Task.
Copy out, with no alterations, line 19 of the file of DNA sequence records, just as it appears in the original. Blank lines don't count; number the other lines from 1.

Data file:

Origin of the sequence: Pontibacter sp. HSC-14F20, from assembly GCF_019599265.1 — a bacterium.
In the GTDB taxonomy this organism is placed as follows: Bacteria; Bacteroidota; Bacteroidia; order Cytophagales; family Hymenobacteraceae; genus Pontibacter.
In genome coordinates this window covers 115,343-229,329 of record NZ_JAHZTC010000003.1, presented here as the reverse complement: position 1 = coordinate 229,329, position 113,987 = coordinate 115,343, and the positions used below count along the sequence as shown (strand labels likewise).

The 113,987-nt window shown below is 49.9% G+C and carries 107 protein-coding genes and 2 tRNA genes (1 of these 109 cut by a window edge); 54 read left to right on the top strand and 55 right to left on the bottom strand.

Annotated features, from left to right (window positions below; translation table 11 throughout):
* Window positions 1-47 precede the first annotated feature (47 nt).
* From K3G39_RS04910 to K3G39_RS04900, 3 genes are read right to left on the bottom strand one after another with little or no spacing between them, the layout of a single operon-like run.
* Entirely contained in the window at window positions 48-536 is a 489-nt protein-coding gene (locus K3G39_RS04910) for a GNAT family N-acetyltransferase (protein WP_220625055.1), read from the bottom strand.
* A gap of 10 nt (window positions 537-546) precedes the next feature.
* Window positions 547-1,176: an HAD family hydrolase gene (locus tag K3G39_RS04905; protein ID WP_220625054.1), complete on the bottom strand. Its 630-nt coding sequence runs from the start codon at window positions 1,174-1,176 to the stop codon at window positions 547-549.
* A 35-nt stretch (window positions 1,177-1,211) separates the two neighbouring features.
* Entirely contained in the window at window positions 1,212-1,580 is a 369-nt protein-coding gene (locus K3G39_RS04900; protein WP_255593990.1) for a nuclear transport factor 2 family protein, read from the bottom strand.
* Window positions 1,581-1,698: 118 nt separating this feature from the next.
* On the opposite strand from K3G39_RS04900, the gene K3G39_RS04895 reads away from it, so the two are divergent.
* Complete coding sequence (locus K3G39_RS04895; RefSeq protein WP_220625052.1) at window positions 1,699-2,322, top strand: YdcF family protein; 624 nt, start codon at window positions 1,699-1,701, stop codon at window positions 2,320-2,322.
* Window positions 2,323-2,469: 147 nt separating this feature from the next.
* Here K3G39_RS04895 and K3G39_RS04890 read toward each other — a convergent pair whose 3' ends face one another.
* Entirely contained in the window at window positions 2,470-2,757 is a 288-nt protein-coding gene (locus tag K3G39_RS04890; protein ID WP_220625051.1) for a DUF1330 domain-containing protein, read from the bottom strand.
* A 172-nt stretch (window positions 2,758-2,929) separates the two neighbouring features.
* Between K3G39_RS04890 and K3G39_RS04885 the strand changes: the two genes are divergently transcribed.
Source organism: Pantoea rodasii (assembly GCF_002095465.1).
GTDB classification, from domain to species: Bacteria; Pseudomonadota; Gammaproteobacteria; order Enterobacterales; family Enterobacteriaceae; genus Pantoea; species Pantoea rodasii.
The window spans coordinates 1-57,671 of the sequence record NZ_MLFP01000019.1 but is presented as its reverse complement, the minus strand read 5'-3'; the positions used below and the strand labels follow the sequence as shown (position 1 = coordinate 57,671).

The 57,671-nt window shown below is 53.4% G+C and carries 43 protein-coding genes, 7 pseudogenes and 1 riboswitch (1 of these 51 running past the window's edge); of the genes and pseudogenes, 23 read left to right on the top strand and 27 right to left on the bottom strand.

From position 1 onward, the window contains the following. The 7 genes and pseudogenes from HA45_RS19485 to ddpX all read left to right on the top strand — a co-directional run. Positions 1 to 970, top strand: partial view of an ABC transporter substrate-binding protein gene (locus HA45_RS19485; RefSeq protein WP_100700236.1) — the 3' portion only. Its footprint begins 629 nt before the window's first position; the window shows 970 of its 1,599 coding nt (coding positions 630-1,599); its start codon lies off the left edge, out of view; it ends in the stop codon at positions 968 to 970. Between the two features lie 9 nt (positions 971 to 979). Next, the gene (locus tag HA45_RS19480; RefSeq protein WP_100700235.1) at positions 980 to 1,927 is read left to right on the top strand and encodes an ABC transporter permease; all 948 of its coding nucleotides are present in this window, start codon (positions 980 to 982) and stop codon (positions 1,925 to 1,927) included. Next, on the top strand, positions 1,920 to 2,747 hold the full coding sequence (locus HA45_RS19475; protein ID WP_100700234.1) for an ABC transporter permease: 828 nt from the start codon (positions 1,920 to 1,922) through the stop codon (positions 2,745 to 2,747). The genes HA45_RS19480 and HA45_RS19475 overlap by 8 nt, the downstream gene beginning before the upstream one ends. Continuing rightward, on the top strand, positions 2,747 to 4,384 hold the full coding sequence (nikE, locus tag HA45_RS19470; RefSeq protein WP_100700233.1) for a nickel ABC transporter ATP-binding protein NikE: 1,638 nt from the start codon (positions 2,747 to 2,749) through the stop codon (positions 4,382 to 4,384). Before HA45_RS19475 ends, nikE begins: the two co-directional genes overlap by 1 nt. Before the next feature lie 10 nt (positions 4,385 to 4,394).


* A 172-nt stretch (window positions 2,758-2,929) separates the two neighbouring features.